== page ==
Sanaa airport set to reopen from April 24 after six years

Sanaa airport set to reopen from April 24 after six years

UN special envoy to Yemen Hans Grundberg welcomes the news.

Yemen’s national airline Yemenia announced on Thursday the reopening of Sanaa International Airport controlled by the Houthi militia from Sunday.

These will be the first commercial flights from the Yemeni capital, nearly six years after it closed to commercial flights.

The first flight would take off from the Sana’a International Airport to the Queen Alia International Airport in Jordan on Sunday, April 24, at 8 am.

Since 2016, the Saudi-led Arab coalition has halted air navigation at Sanaa airport with the exception of humanitarian flights belonging to the UN and other international organisations.

“Good news for all travellers. Yemenia Airways announces one flight per week from Sanaa to Amman and back, beginning on April 24,” the airline wrote on its Instagram page, on Thursday.

The news was greeted with excitement and optimism by Yemenis and members of the international community.

UN special envoy to Yemen Hans Grundberg welcomes the news.

“Congratulations to all Yemenis for this much-needed and long-awaited step,” Grundberg said.

“I’ll continue to work with the parties to ensure all the elements of the truce are upheld, and to build on its momentum towards a sustainable political solution to the conflict,” Grundberg added.

Sanaa airport set to reopen from April 24 after six years
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The Minister of Foreign Affairs and Expatriates Affairs, Dr Ahmed Awad bin Mubarak on his official account on Twitter said, “On my behalf and on behalf of the Yemeni government, I thank the government of the sisterly Hashemite Kingdom of Jordan for facilitating the granting of permits to operate Yemeni Airlines flights between Sanaa and Amman during the two-month period of the armistice and starting next Sunday.”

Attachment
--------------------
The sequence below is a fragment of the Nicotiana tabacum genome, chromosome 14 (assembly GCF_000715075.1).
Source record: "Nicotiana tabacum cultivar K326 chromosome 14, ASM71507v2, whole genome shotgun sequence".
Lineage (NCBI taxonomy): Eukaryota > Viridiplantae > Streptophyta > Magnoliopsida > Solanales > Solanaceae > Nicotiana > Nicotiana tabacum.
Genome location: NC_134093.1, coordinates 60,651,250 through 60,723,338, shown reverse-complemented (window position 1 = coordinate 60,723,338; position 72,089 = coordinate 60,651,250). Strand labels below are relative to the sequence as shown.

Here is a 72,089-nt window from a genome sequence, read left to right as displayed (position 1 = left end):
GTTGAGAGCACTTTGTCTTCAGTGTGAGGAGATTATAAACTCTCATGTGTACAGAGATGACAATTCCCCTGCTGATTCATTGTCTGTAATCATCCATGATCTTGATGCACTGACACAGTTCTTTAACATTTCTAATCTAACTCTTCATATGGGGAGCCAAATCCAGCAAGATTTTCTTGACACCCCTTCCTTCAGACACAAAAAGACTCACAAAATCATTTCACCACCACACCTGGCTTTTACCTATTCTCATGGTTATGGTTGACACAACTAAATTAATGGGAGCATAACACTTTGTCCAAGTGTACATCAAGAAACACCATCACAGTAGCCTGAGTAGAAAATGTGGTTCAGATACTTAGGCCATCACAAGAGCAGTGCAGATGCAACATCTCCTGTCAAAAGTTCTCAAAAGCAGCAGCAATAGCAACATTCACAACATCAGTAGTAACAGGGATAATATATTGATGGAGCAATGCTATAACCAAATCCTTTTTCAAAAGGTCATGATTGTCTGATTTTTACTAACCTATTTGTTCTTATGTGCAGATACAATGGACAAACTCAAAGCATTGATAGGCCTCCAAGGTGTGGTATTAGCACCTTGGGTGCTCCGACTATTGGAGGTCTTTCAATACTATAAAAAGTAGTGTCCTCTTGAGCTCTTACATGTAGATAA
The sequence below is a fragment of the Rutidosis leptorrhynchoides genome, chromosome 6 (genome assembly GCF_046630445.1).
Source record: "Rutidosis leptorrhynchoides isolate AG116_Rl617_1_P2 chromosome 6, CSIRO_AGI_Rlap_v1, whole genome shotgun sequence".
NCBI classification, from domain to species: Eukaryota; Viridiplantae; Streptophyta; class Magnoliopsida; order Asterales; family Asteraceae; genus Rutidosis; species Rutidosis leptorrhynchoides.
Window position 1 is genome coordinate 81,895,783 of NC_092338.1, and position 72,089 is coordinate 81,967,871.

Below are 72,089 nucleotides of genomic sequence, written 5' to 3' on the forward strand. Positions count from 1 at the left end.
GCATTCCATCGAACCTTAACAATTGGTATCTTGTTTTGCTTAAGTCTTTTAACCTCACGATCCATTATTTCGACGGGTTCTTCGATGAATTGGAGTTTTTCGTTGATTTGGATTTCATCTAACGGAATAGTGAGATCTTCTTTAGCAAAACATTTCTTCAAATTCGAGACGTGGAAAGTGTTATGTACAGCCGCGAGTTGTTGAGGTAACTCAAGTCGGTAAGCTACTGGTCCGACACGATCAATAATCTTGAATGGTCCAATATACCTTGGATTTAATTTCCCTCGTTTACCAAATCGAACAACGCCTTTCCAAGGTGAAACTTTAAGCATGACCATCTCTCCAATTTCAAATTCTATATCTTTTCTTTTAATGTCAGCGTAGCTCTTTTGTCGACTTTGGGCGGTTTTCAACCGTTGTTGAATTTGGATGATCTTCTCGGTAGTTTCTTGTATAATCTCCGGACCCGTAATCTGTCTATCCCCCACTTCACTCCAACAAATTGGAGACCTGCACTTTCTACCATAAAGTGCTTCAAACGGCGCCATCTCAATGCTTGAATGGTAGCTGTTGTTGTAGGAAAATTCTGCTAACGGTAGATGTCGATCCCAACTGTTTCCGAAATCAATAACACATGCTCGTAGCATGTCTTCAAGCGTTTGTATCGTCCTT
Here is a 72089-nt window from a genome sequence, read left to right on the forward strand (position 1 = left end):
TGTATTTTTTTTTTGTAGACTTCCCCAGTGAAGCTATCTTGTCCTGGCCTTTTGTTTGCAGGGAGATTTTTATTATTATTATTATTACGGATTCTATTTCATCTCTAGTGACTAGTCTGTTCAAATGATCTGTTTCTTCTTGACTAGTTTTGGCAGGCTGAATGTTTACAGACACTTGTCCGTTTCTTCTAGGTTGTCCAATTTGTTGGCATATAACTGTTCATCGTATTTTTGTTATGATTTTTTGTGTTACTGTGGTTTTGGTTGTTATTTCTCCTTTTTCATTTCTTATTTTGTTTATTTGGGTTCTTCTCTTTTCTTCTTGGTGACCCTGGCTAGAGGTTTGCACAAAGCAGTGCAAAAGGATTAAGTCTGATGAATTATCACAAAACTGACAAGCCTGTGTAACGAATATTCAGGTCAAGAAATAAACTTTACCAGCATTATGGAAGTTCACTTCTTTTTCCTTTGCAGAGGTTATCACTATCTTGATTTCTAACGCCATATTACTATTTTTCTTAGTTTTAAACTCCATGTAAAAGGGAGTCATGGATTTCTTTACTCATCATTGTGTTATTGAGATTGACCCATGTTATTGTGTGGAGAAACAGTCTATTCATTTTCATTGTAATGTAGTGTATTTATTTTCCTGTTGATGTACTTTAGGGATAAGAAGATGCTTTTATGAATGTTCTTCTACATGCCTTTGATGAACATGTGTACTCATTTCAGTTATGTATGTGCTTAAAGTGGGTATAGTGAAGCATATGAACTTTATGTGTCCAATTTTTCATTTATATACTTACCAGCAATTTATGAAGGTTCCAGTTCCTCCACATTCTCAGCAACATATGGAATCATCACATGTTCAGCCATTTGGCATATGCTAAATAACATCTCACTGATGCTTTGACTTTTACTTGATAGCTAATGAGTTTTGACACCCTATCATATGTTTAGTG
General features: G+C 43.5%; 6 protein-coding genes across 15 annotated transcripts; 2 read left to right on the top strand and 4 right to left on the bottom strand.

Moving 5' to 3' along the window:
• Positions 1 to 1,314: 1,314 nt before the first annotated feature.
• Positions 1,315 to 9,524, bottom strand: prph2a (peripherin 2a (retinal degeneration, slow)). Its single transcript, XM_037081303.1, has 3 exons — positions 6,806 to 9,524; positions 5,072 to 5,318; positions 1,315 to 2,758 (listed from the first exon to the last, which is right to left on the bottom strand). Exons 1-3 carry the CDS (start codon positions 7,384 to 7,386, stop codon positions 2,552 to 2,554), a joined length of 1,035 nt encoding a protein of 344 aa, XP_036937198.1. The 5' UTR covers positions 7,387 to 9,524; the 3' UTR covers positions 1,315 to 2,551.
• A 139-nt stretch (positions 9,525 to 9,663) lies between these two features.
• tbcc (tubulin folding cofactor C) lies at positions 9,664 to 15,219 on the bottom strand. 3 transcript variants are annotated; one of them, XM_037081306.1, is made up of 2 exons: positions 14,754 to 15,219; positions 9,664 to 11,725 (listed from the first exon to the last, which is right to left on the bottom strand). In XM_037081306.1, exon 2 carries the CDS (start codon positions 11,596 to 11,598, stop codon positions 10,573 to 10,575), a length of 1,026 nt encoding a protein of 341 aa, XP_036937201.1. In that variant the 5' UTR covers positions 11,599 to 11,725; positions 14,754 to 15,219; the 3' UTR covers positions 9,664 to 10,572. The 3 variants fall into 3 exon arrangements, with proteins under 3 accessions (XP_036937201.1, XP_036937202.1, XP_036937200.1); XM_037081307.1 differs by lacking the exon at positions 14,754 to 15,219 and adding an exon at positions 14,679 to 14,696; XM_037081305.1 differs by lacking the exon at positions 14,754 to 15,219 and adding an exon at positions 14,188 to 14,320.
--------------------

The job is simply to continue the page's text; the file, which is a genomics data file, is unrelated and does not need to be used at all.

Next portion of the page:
On Friday, April 1, the UN envoy to Yemen, Hans Grundberg, announced that the parties to the conflict have agreed to a two-month, extendable truce, which began on Saturday evening, April 2.

The parties accepted to halt all offensive military air, ground, and maritime operations inside Yemen and across its borders. They also agreed for fuel ships to enter Hudaydah ports and commercial flights to operate in and out of Sana’a airport, to predetermined destinations in the region.

The Saudi-led Arab coalition intervened in Yemen in 2015, with the aim of restoring the government, but the conflict has long been mired in a deadlock.

Tens of thousands of civilians have died as a result of the conflict, which according to the UN has led to the world’s worst humanitarian crisis.

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